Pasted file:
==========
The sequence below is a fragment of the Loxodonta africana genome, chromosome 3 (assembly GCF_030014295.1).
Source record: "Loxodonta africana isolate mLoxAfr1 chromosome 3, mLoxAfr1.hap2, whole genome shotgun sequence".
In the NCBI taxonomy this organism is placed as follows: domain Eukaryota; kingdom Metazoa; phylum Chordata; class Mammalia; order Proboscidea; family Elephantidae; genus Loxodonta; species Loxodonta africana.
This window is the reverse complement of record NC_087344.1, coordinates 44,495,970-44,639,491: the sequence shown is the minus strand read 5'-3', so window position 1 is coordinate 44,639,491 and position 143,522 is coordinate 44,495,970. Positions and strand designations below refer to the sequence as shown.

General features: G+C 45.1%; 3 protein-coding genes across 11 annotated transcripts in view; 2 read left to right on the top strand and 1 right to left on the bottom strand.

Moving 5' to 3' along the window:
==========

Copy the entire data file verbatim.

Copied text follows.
The sequence below is a fragment of the Loxodonta africana genome, chromosome 3 (assembly GCF_030014295.1).
Source record: "Loxodonta africana isolate mLoxAfr1 chromosome 3, mLoxAfr1.hap2, whole genome shotgun sequence".
In the NCBI taxonomy this organism is placed as follows: domain Eukaryota; kingdom Metazoa; phylum Chordata; class Mammalia; order Proboscidea; family Elephantidae; genus Loxodonta; species Loxodonta africana.
This window is the reverse complement of record NC_087344.1, coordinates 44,495,970-44,639,491: the sequence shown is the minus strand read 5'-3', so window position 1 is coordinate 44,639,491 and position 143,522 is coordinate 44,495,970. Positions and strand designations below refer to the sequence as shown.

General features: G+C 45.1%; 3 protein-coding genes across 11 annotated transcripts in view; 2 read left to right on the top strand and 1 right to left on the bottom strand.

Moving 5' to 3' along the window: